SPECTATOR BOOKS OF THE YEAR 2015
Britain's empire has gone. Our manufacturing base is a shadow of its former self; the Royal Navy has been reduced to a skeleton. In military, diplomatic and economic terms, we no longer matter as we once did. And yet there is still one area in which we can legitimately claim superpower status: our popular culture.
It is extraordinary to think that one British writer, J. K. Rowling, has sold more than 400 million books; that Doctor Who is watched in almost every developed country in the world; that James Bond has been the central character in the longest-running film series in history; that The Lord of the Rings is the second best-selling novel ever written (behind only A Tale of Two Cities); that the Beatles are still the best-selling musical group of all time; and that only Shakespeare and the Bible have sold more books than Agatha Christie. To put it simply, no country on earth, relative to its size, has contributed more to the modern imagination.
This is a book about the success and the meaning of Britain's modern popular culture, from Bond and the Beatles to heavy metal and Coronation Street, from the Angry Young Men to Harry Potter, from Damien Hirst toThe X Factor.
Delightfully good ... an exuberant and learned celebration of British culture ... full of love for and fascination with everything from the origins of heavy metal in the metal-bashing industries of the West Midlands to the ruthlessness of John Lennon's and Damien Hirst's lust for money.
Not only thoroughly entertaining, but crammed with as many serious insights as a shelf-ful of academic studies.
Relentlessly entertaining ... unashamed in its concentration on popular culture ... unearthing all kinds of forgotten cultural heroes.
I read it in less than two days, my attention never flagging ... It's dramatic, perceptive and often extremely funny
I read it in less than two days, my attention never flagging ... Embracing everything from Black Sabbath's guitarist, Tony Iommi, losing his fingers in a sheet metal press to the 2012 Olympic opening ceremony, it's dramatic, perceptive and often extremely funny.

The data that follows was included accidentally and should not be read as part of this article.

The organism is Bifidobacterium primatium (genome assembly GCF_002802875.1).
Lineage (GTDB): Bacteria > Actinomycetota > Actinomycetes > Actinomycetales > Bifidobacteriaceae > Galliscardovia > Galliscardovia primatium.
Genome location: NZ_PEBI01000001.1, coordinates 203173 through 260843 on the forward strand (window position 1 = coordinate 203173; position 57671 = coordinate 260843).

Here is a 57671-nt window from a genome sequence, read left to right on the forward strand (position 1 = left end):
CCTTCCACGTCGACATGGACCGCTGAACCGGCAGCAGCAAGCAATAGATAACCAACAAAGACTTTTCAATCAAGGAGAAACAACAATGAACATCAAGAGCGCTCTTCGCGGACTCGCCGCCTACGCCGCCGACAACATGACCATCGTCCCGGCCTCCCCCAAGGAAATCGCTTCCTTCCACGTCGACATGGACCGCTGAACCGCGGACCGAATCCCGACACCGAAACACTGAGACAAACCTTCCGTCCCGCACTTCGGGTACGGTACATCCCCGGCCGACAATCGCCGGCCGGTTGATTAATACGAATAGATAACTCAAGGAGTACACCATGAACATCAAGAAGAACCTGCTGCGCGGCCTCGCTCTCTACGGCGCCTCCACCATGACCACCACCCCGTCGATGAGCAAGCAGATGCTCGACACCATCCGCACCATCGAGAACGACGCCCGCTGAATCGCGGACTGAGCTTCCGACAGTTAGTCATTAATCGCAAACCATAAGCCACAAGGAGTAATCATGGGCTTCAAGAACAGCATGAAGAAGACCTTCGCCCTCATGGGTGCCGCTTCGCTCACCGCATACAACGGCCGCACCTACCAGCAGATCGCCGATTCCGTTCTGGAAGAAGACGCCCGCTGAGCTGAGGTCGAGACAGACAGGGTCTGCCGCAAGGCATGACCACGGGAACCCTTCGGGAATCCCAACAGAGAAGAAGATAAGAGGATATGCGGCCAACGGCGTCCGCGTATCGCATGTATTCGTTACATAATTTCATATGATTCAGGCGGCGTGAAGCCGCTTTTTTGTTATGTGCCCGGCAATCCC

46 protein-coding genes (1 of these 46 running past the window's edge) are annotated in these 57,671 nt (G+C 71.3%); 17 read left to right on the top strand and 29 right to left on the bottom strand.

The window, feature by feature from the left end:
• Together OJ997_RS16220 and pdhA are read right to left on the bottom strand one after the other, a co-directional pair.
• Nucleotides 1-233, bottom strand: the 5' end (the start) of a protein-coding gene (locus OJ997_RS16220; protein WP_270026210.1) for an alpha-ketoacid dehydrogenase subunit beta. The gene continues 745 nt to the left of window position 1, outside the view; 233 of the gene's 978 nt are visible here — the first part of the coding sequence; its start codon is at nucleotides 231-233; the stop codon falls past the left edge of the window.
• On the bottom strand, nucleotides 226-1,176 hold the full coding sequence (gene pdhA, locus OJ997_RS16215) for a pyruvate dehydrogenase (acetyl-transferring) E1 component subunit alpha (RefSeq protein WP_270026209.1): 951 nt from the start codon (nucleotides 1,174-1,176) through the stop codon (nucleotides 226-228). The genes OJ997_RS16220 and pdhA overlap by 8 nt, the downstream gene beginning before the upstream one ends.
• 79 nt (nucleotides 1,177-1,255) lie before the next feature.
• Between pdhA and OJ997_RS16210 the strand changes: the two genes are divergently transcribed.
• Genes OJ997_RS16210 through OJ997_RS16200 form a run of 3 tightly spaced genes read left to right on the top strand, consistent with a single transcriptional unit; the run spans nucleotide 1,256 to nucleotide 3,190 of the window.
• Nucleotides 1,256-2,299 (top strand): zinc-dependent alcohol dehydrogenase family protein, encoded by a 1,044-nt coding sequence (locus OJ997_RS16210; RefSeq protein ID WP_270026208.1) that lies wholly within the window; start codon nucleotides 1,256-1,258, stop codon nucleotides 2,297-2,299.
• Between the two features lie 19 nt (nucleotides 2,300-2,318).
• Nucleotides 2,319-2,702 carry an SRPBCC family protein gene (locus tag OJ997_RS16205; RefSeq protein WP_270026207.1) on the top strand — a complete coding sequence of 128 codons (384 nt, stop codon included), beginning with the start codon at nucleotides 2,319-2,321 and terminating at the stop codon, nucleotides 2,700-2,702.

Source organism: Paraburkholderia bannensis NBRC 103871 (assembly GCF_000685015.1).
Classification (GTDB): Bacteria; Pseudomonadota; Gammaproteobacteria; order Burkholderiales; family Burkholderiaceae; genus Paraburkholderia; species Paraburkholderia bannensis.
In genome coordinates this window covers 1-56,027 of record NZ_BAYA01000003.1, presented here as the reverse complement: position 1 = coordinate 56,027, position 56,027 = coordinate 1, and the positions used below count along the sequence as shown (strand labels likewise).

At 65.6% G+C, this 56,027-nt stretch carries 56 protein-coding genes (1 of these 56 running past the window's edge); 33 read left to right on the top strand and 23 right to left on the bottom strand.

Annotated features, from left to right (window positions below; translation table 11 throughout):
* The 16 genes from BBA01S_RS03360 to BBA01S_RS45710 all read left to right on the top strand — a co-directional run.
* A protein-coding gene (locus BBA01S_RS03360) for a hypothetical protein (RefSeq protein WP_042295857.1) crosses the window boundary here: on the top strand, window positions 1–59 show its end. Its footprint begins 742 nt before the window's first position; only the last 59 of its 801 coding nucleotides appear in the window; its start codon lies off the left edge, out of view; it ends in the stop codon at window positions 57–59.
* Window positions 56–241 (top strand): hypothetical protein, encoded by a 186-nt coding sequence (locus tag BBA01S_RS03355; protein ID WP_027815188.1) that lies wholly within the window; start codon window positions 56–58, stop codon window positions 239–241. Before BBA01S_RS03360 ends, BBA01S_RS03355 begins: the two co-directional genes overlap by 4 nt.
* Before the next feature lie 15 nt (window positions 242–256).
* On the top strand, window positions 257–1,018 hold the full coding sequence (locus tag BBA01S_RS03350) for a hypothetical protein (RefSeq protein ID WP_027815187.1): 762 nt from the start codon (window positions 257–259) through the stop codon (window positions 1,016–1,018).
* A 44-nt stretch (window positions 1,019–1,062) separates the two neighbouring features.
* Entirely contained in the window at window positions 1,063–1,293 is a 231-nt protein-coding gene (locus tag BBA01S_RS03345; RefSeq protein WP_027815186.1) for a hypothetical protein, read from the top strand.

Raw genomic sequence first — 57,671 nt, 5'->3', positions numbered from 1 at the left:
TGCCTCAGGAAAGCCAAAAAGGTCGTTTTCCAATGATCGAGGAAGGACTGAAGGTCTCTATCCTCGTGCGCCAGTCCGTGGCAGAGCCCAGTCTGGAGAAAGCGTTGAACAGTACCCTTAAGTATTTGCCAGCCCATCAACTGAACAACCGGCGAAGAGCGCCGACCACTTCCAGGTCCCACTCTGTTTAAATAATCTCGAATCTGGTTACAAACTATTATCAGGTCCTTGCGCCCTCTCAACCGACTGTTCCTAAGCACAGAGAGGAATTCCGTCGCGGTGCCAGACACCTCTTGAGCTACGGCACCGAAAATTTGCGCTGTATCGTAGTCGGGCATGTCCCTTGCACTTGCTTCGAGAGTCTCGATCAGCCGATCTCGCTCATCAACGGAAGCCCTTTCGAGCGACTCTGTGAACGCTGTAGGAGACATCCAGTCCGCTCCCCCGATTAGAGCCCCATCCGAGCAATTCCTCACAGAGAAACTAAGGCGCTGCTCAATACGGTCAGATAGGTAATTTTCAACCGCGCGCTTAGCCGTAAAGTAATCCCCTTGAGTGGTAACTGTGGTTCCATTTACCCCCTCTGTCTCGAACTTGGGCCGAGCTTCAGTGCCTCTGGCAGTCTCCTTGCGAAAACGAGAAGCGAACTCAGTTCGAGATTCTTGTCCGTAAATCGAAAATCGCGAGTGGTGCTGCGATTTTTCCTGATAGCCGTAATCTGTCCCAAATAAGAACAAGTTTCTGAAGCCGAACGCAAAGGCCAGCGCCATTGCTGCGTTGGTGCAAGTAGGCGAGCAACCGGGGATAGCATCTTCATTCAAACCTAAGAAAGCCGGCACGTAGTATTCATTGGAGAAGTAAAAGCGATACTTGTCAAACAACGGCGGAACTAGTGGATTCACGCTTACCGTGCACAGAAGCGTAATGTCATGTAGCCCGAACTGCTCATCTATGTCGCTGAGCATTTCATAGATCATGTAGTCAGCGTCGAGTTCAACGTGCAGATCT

It was hard to find a more convincing read ... a highly entertaining look at everything from The Avengers to Harry Potter that proclaims Britain as the champion of culture, spreading words and songs internationally like no other
Sandbrook's hugely enjoyable analysis of why we continue to punch above our weight in this area ... covers everything from boarding school tales (Tom Brown to Harry Potter) to country house tales (Brideshead and Downton), the works of Tolkien to the 2012 Olympics.
Terrific fun ... Sandbrook isn't like other historians ... He heads off down strange, neglected byways, teasing out unexpected connections, with the results often proving far more illuminating - and enjoyable - than conventional narratives ... I defy you not to be swept up in a narrative that's as colourful as it is dramatic.
Engrossing ... delightful ... a book that relishes an argument and likes to challenge received opinion ... not only thoroughly entertaining, but crammed with as many serious insights as a shelf-ful of academic studies.
Witty ... enthusiastic ... a passionate and admirable defence of coach-party musical theatre, large-print historical fiction, wedding reception rock, Orc sagas, To the Manor Born, Arnold Bennett, Billy Bunter and Billy Elliot ... The hot core of his story, though, is made of the most thrillingly unlikely material.